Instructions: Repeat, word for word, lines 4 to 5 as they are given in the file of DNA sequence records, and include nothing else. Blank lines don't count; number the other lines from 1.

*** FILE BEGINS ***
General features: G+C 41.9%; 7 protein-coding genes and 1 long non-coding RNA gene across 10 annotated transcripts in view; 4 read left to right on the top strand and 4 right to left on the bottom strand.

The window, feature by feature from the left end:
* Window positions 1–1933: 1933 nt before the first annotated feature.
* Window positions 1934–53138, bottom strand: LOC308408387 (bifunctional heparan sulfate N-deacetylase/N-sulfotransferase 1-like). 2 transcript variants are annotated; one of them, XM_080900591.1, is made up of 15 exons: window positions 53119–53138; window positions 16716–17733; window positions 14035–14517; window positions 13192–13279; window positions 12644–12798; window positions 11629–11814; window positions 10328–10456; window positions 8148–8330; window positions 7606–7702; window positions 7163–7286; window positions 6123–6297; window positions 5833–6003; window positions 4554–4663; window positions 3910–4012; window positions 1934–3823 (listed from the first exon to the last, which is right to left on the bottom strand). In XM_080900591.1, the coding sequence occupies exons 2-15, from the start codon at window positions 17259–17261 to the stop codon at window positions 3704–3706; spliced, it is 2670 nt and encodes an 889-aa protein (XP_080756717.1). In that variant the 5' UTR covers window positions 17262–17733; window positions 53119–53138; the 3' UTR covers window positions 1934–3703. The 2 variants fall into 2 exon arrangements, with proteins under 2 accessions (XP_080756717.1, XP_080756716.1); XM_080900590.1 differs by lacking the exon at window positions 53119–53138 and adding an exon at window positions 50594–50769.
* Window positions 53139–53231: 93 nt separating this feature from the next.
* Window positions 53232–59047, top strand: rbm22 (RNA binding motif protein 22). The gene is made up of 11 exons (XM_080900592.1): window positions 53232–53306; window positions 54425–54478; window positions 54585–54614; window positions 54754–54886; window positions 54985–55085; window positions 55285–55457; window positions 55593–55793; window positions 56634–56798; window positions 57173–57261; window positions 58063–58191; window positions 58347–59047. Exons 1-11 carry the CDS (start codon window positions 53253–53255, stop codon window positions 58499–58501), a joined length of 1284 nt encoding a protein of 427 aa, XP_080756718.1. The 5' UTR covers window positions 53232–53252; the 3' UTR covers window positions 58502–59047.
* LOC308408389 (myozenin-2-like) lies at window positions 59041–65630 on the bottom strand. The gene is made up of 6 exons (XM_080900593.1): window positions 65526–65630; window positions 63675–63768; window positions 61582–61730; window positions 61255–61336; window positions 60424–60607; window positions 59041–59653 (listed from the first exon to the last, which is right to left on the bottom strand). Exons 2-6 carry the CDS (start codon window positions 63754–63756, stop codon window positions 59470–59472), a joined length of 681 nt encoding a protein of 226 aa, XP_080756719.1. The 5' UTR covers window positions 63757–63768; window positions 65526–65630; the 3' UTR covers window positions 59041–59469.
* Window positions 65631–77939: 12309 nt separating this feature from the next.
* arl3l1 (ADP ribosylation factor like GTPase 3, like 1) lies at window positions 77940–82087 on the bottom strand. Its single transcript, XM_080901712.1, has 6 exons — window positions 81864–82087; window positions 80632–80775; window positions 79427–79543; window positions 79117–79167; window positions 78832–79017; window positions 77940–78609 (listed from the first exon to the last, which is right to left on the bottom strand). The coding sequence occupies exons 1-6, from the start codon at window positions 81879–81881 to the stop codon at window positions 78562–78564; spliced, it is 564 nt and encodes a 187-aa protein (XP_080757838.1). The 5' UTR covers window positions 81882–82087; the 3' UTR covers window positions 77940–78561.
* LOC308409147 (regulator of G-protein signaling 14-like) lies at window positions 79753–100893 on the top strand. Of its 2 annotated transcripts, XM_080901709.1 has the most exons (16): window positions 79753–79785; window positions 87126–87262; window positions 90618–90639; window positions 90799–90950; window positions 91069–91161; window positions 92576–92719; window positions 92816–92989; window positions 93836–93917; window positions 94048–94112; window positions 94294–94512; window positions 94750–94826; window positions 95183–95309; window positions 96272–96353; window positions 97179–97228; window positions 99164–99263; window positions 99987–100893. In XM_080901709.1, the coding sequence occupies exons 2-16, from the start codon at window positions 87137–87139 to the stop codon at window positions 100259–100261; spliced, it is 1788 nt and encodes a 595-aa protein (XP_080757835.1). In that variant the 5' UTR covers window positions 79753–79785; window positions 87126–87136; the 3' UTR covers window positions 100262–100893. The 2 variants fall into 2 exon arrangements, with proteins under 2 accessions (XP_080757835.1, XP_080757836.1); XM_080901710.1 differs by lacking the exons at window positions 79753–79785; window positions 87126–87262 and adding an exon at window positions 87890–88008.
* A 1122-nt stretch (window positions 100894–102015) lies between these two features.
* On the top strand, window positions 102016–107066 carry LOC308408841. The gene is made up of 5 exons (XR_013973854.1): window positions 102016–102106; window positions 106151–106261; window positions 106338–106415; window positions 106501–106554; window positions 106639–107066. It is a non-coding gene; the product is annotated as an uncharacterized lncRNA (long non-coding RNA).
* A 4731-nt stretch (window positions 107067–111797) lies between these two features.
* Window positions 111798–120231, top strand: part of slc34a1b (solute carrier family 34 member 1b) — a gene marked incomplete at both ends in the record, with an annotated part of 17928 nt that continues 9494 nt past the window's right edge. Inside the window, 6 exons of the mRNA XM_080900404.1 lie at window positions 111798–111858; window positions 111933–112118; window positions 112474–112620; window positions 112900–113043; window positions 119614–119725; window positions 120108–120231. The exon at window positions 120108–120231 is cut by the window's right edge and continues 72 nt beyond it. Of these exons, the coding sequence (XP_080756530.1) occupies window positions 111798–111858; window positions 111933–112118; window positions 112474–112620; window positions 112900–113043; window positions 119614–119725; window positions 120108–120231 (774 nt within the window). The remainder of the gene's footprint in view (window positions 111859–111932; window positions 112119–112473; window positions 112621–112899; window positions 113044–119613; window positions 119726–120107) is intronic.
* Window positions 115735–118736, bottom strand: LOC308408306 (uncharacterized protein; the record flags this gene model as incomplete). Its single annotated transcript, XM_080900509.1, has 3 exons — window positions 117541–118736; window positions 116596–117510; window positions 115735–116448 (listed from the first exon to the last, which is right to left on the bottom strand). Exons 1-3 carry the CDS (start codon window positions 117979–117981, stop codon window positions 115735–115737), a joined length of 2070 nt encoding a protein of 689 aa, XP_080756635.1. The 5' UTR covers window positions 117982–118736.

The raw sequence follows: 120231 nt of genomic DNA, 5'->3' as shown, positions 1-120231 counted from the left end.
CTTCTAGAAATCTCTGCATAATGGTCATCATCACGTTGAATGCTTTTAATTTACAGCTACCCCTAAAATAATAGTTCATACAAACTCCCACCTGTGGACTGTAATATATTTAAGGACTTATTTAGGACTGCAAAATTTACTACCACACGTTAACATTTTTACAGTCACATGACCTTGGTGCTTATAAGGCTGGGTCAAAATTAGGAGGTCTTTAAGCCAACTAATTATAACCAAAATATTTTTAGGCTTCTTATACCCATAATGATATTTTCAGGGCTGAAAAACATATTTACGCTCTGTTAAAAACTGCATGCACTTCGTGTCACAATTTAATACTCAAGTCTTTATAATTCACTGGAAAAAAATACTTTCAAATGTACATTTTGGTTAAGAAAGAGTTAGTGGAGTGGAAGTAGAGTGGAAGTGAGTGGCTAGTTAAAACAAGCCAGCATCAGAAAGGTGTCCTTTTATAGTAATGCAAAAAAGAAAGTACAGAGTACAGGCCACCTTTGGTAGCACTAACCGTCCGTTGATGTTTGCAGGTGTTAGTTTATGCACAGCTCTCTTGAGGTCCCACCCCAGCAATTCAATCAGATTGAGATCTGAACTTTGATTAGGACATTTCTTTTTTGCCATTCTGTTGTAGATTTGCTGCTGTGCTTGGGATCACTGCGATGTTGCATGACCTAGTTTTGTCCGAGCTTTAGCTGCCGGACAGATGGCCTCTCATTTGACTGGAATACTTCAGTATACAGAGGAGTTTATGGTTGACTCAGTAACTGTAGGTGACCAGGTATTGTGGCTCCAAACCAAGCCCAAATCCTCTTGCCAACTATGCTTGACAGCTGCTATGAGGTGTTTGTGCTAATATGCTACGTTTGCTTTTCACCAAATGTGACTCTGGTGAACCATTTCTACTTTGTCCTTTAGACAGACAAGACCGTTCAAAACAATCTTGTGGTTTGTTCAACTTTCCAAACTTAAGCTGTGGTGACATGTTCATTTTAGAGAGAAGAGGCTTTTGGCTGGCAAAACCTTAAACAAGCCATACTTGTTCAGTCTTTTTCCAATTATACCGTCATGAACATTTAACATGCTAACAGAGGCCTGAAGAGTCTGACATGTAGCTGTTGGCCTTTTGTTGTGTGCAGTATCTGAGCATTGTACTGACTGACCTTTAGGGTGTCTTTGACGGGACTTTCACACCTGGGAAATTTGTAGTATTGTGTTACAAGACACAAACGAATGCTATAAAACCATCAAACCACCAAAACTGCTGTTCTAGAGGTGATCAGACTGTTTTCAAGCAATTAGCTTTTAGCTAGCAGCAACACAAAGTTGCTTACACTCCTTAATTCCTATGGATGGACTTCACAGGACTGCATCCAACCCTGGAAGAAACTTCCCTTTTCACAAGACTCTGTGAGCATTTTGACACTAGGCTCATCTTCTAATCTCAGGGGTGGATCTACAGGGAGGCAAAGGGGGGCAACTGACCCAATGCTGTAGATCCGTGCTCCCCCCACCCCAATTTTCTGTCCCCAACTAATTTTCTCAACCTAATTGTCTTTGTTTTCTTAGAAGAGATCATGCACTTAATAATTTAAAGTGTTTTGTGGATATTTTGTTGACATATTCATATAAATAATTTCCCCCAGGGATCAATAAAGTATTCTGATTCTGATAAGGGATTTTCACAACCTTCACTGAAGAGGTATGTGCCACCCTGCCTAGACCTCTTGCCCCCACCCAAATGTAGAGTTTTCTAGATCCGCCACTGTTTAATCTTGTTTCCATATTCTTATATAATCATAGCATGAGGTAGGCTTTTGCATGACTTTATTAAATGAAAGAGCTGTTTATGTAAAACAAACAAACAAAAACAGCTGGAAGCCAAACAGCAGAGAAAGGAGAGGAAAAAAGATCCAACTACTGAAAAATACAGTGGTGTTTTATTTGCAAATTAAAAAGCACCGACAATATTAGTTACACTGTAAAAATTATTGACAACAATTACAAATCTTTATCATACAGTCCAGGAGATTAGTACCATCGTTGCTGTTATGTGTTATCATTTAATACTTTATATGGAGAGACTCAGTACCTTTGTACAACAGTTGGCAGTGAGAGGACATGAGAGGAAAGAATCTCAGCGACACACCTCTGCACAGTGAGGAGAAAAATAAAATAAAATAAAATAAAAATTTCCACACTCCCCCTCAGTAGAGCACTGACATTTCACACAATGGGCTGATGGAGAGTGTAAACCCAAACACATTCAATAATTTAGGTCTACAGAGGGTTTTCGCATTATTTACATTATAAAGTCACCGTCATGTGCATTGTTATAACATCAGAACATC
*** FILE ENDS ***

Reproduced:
* Window positions 1934–53138, bottom strand: LOC308408387 (bifunctional heparan sulfate N-deacetylase/N-sulfotransferase 1-like). 2 transcript variants are annotated; one of them, XM_080900591.1, is made up of 15 exons: window positions 53119–53138; window positions 16716–17733; window positions 14035–14517; window positions 13192–13279; window positions 12644–12798; window positions 11629–11814; window positions 10328–10456; window positions 8148–8330; window positions 7606–7702; window positions 7163–7286; window positions 6123–6297; window positions 5833–6003; window positions 4554–4663; window positions 3910–4012; window positions 1934–3823 (listed from the first exon to the last, which is right to left on the bottom strand). In XM_080900591.1, the coding sequence occupies exons 2-15, from the start codon at window positions 17259–17261 to the stop codon at window positions 3704–3706; spliced, it is 2670 nt and encodes an 889-aa protein (XP_080756717.1). In that variant the 5' UTR covers window positions 17262–17733; window positions 53119–53138; the 3' UTR covers window positions 1934–3703. The 2 variants fall into 2 exon arrangements, with proteins under 2 accessions (XP_080756717.1, XP_080756716.1); XM_080900590.1 differs by lacking the exon at window positions 53119–53138 and adding an exon at window positions 50594–50769.
* Window positions 53139–53231: 93 nt separating this feature from the next.